Monday, July 6, 2015

Of Wedding Cakes and Puritanical Collectivism (UPDATE, July 10)

Thought criminals: Melissa and Aaron Klein (center) with their children.


Yes, the Kleins were fined -- or, if you prefer, hit with a "civil penalty," which is the same thing -- for not baking a cake, the tortured sophistries of collectivist spin-control specialists to the contrary notwithstanding. Go here for the relevant details.

By declining to make a wedding cake for Rachel Cryer and Laurel Bowman, Aaron Klein and his wife Melissa saved the lesbian couple roughly $350. This is a case in which discrimination on the part of a business materially benefited the supposed victims – even before a Soviet-grade “civil rights” bureaucrat in Oregon ordered the business owners to pay $135,000 to the aggrieved couple.
In January 2013, the Kleins, who operated a bakery called “Sweetcakes by Melissa,” turned down the couple’s business proposal. Within a few days, the would-be customers contracted with another bakery called Pastry Girl. The second vendor charged $250 to create the celebratory confection, a rather garish artifact “with three tiers that had a peacock’s body on top and the peacock’s tail feathers trailing down over tiers to the cake plate,” as described in the Final Ruling by the Oregon Bureau of Labor and Industries (BOLI).    

 Had they accepted the job, the Kleins “would have charged $600 for making and delivering the same cake.”Rachel Cryer offered her business to Sweetcakes because two years earlier the Kleins had designed and produced a wedding cake for her mother. If the Kleins had acted out of mercenary motivations rather than being governed by their religious convictions, Rachel and Laurel most likely would have settled for their first choice, rather than testing the market and quickly finding another vendor who produced the desired cake at less than half the price. 

By forgoing the transaction, the Kleins paid a fairly sizeable “opportunity cost” in the service of their beliefs while inflicting no injury on Rachel and Laurel. In fact, they actually did the couple a considerable favor in light of the fact that they wanted a ceremony “as `big and grand as they could afford,’” according to the BOLI’s account. The hundreds of dollars saved on a cake were thus available to be spent on other facets of the event. 

By declining to participate, however, the Kleins had hurt the couple’s feelings. As members of an officially recognized victim group in the People’s Republic of Oregon, Rachel and Laurel had the ability to summon official retaliation against someone whose opinions offended them. This also provided an opportunity for Rachel’s mother, Cheryl McPherson, a recovering “homophobe,” to display her righteousness. 

After the awkward conversation in which Aaron Klein had explained that he and his wife had religious scruples against involvement in a same-sex wedding ceremony, Cheryl paid a second visit for the apparent purpose of persuading Klein to change his mind. She described to the BOLI how she told Aaron that “she used to think like him, but her `truth had changed’ as a result of having `two gay children.’” In reiterating his decision, Klein – who from all accounts was polite and otherwise deferential – reportedly referred to the proscription against homosexual conduct found in the Old Testament book of Leviticus.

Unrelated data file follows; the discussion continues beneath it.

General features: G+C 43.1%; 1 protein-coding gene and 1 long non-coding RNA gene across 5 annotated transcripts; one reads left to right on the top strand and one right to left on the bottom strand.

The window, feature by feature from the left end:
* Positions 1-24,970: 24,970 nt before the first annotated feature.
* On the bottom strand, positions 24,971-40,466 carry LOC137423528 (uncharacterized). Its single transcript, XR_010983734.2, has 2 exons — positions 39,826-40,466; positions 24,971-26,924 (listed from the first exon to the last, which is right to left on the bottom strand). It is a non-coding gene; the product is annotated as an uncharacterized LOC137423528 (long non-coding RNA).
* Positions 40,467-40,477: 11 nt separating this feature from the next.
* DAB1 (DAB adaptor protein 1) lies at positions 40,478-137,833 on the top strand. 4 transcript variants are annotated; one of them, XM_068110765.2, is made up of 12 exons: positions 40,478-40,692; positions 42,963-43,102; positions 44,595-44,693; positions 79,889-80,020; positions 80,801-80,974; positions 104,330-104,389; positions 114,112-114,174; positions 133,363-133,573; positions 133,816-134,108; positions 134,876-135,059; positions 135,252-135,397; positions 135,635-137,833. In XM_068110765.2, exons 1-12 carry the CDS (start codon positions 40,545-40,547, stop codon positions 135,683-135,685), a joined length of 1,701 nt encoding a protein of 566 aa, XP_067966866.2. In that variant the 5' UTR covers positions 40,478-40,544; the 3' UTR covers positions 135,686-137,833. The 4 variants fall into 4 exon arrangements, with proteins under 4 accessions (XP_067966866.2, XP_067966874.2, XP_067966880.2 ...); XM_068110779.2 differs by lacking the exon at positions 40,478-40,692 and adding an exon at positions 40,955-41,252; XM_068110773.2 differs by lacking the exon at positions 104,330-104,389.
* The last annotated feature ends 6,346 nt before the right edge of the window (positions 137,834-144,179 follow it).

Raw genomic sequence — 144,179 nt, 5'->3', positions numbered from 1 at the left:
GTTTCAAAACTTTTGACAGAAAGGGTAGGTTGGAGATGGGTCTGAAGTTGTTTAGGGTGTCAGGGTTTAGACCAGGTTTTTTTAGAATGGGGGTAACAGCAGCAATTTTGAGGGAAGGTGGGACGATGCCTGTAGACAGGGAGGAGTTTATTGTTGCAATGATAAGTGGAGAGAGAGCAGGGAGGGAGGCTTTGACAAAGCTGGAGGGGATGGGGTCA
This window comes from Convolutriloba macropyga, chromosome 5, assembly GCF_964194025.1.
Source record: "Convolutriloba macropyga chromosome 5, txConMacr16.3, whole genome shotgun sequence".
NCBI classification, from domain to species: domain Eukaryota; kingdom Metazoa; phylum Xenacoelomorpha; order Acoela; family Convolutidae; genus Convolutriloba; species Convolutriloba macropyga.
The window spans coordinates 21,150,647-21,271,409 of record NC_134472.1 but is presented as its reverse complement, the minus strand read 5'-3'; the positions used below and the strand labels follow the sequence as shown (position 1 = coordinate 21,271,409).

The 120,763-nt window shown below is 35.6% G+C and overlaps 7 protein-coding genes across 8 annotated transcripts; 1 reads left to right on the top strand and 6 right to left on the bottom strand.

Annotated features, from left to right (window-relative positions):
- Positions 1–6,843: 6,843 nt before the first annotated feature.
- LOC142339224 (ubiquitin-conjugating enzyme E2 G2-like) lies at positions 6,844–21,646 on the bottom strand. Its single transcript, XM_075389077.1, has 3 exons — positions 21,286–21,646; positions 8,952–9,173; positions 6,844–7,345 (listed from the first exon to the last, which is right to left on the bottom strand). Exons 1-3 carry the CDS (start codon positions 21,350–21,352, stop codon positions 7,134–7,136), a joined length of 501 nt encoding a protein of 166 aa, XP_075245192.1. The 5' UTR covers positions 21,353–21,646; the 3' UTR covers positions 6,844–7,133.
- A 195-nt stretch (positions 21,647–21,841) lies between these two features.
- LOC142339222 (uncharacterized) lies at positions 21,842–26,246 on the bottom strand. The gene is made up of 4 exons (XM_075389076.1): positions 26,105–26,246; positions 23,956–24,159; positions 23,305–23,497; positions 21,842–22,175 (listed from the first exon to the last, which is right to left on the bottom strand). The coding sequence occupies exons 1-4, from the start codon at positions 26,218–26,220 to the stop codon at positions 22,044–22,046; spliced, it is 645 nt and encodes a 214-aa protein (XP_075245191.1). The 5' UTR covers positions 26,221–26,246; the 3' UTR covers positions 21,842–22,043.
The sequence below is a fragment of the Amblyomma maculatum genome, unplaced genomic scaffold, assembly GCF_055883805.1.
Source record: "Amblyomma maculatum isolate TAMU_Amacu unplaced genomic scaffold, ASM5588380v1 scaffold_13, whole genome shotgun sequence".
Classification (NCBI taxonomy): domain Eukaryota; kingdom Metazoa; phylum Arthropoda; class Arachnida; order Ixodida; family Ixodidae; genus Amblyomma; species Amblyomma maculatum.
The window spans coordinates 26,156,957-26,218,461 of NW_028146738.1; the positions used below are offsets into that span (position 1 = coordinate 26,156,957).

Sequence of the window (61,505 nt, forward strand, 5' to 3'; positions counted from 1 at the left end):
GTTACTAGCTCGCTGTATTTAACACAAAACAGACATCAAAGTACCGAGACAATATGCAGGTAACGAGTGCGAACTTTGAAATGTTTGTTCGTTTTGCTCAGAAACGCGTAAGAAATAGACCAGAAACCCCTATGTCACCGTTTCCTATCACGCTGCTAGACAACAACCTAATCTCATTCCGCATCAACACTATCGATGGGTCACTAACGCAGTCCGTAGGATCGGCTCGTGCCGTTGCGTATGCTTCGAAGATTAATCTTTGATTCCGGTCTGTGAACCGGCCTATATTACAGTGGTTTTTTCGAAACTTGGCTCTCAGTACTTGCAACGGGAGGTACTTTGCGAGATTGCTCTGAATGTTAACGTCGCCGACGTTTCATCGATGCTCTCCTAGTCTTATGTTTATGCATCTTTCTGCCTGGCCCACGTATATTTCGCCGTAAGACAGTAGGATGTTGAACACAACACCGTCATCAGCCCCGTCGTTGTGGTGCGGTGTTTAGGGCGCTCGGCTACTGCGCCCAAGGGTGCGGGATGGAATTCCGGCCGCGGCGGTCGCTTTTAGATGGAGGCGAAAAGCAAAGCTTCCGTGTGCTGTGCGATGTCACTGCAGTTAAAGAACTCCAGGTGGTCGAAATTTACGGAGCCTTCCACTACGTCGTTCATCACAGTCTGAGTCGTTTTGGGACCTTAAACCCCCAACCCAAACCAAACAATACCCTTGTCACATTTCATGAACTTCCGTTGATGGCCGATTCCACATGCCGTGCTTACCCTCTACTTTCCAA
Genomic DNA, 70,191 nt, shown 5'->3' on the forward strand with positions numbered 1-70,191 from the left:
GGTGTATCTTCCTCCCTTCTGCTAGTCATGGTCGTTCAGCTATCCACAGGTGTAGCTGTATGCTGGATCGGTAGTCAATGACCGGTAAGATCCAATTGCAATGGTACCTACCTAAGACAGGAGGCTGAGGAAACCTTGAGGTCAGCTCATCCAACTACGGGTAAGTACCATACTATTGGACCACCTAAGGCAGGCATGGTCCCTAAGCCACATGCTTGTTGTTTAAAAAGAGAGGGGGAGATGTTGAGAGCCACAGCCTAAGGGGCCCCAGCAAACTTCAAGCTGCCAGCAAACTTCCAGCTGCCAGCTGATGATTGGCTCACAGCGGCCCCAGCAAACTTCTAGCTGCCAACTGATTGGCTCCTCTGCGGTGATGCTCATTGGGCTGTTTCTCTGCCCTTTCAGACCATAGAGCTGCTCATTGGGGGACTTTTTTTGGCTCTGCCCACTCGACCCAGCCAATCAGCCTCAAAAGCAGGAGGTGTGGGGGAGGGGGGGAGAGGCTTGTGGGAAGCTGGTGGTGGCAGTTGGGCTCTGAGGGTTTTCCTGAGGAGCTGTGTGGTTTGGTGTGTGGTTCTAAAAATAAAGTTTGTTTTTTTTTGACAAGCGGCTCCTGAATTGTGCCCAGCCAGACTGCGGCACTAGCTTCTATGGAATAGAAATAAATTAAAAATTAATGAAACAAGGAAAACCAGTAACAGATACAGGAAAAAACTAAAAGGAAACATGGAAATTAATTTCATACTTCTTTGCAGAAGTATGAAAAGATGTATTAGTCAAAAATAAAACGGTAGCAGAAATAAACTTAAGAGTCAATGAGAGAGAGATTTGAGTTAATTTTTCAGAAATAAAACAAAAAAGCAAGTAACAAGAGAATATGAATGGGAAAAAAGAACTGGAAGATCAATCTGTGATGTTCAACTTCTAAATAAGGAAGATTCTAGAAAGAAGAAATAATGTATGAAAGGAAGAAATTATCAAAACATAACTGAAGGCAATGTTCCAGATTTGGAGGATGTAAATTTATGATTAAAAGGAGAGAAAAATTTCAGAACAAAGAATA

When she returned to the car where Rachel was waiting, Cheryl told her tearful daughter that Klein “had called her `an abomination.’” This was untrue: Cheryl’s sworn testimony made it plain that Klein had referred to an act, not to an individual, as an “abomination.” It was also counterproductive, assuming that the intent had been to console her daughter, rather than to exacerbate her sorrow and amplify her sense of outrage.

Cheryl drove Rachel back to the apartment she shared with Laurel and repeated the claim that Klein had described them as “abominations.” Laurel interpreted the act of refusing to make the cake as a statement that she was “a creature not created by God, not created with a soul,” that she and Rachael were “unworthy of holy love [and] not worthy of life” – conclusions based entirely on her own perceptions, rather than anything Klein had said or done. She was also concerned that exposure to Klein’s religious views “might negatively impact [Cheryl’s] acceptance of [her daughter’s] sexual orientation.”

That concern proved to be unfounded. Cheryl, filled with the zeal of a recent convert, was not about to apostatize, and she was eager to punish Klein for turning down an invitation to repent. 

Before the day was out, Cheryl posted an online review of Sweetcakes advising gay couples to avoid the business “because they discriminate against gay people.” This was an entirely appropriate gesture by an unsatisfied consumer. A short time later Laurel filed a two-page complaint with the Oregon Department of Justice, which was an invitation for state-inflicted punishment of a heretic. 

After being asked to create the cake for a lesbian couple, the owner “proceeded to say we were abominations unto the lord [sic] and refused to make [a] cake for us despite … having done business with us in the past,” Laurel claimed, retailing a version of the story that was both hearsay and untruthful. “We were then informed that our money was not equal, [and] my fianc√© [was] reduced to tears. This is absolutely unacceptable.” 

Although this was described as a “consumer complaint,” it contained no allegation that the Kleins had defrauded them or failed to carry out the terms of a contract. After the DOJ informed them of the complaint, the Kleins posted a terse note on their Facebook page describing what had happened to them. Predictably, this triggered media interest in the story, which in turn led Rachel and Laurel to fear that the foster children each of them was raising “would be taken away from them by the state of Oregon’s foster care system,” relates the BOLI ruling.